As that Saunders article indicates, should a Fowler trade finally materialize, one of a couple of the best run small market franchises might emerge as the victor. Both the Cincinnati Reds and the Rays media have articles mentioning Fowler as a target in advance of the winter meetings. In a market with several bidders and the aforementioned steep price tag, the efficiency seeking Rays don't make much sense to me, and the Saunders suggestion, one of their two fly ball bottom of the rotation starters, Wade Davis or Hellickson, makes even less sense depending on the quality of additional prospects coming to Colorado. From Tampa's end, Bill Chastain indicates that a Fowler trade for a starter is still a possibility. I could see the Rockies targeting young GB oriented Alex Cobb, but have difficulty believing Tampa would give him up right now. James Shields, while available, doesn't make sense either as he'd be Tampa's Fowler equivalent, the player they're using to rebuild and reload their system with the next wave.
Meanwhile, in Cincinnati, we get a bit more concrete indication of what it would take from the Reds to pry Fowler from Colorado, as John Fay mentions one of their two top pitching prospects, Daniel Corcino or Tony Cingrani, would almost certainly have to be included as "part of the package." Given what the Rockies were looking for from Philadelphia and Atlanta according to Saunders, that fits, with Cingrani being closer to the majors (he made his debut in 2012.) While there's not a peep about interest in Fowler coming from the Philadelphia media market, that might not mean much as it would be typical of Ruben Amaro Jr. to keep a major transaction a closely held secret.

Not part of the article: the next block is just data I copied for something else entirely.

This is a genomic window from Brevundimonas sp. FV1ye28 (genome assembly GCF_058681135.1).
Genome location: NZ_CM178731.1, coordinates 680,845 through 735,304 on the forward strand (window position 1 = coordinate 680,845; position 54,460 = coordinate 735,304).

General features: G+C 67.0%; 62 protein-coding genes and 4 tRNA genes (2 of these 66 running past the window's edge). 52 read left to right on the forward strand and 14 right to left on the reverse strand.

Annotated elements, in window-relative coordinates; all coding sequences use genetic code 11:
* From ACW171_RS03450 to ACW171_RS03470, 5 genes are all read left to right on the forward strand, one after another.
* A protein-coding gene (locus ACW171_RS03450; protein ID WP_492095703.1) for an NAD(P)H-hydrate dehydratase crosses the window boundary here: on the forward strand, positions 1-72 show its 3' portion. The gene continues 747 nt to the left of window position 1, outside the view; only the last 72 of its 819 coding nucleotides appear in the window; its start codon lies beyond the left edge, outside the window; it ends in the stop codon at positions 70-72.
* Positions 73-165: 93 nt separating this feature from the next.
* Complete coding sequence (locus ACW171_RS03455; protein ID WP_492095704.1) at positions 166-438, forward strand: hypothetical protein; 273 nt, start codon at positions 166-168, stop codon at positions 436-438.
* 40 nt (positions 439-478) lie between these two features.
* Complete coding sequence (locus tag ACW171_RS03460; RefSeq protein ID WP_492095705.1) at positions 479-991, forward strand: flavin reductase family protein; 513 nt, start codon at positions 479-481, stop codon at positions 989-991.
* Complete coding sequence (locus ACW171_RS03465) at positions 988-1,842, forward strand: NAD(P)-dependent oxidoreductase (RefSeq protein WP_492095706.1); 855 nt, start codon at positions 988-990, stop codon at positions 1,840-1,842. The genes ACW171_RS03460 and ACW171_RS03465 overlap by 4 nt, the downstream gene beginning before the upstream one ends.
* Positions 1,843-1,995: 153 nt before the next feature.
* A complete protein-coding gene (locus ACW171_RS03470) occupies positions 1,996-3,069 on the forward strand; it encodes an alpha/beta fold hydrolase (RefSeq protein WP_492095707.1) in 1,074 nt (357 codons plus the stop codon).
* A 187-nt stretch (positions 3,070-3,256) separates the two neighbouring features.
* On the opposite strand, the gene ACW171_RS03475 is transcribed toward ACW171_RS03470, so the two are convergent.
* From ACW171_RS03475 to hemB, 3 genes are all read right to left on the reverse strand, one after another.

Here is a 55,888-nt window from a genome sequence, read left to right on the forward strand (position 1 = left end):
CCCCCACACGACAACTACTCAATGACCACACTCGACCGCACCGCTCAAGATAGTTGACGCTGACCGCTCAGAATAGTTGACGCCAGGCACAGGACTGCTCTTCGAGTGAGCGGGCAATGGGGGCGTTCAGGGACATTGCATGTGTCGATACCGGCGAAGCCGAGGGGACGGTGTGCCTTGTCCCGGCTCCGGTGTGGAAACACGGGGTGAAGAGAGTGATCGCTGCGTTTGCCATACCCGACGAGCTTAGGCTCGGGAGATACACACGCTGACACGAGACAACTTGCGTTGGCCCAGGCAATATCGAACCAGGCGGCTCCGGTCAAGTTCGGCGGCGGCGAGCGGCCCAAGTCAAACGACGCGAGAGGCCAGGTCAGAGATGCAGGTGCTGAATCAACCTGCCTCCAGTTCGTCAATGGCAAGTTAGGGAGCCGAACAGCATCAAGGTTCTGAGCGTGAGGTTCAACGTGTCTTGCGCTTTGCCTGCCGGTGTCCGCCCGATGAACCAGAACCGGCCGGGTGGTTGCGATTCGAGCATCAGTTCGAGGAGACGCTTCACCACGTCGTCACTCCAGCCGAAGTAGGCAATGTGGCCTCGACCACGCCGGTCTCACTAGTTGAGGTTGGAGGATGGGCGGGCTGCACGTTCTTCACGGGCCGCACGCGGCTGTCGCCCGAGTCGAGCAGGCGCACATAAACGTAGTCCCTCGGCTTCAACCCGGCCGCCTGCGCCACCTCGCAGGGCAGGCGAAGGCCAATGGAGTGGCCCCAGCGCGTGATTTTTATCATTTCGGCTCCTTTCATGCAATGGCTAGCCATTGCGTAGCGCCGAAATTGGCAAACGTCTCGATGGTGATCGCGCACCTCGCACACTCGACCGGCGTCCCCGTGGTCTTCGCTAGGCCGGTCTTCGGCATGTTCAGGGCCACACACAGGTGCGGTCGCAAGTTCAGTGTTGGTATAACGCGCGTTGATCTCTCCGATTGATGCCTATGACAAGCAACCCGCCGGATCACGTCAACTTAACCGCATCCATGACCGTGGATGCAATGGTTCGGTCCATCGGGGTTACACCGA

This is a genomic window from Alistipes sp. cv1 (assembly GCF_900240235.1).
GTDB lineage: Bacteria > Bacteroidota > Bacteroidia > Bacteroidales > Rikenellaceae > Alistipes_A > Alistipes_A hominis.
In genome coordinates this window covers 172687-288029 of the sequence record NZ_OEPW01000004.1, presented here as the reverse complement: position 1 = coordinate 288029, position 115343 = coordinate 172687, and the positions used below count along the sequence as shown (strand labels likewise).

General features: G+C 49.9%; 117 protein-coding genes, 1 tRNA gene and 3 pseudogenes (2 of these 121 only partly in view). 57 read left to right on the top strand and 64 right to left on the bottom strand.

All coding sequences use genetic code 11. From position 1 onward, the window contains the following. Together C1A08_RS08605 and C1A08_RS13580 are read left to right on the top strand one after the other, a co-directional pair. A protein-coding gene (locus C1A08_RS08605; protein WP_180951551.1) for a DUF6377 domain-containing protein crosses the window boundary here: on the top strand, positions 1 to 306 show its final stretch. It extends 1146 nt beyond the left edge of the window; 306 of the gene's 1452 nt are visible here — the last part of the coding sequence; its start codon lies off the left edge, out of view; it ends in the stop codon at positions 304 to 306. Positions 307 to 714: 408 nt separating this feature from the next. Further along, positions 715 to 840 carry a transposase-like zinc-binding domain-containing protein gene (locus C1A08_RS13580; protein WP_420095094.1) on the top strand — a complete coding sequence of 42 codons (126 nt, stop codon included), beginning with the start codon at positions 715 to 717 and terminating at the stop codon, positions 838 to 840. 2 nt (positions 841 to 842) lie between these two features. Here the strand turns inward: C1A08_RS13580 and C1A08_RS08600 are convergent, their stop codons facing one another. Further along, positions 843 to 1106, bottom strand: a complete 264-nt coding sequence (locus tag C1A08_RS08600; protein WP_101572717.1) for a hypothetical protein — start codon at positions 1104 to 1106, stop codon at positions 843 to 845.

That the focus of a potential Fowler trade is heavier on the prospect side rather than the MLB side also fits with what Saunders says about the state of the Rockies pitching heading into 2013, that the organization is hoping for internal improvements as pitchers like Jorge De La Rosa, Juan Nicasio and Jhoulys Chacin get healthy. Chacin's been told by the team that he "could be the ace they need," and his most recent start in the Venezuelan Winter League finally started showing it, with a dominant nine K, four hit, seven inning performance. He needs to string together a few more starts like that to start making me feel more confident heading into next year.
One of the highlights of the off season at Talking Chop is the Atlanta Braves Top 25 Minor League Prospects put together by cbwilk. As a collector, I like to take this list and go rookie card hunting. There was a time when a player’s first base Topps card was considered the ultimate rookie card. Times change though and Bowman is now the home of the rookie card. Of course, it isn’t just any Bowman card you need to have a player’s ultimate rookie card. If Bowman released an autographed version, then that’s the card to grab. Failing that, you go for a refractor, or maybe even a Bowman rainbow of parallels. Frankly, the autographed refractor is an even better, and more expensive, selection.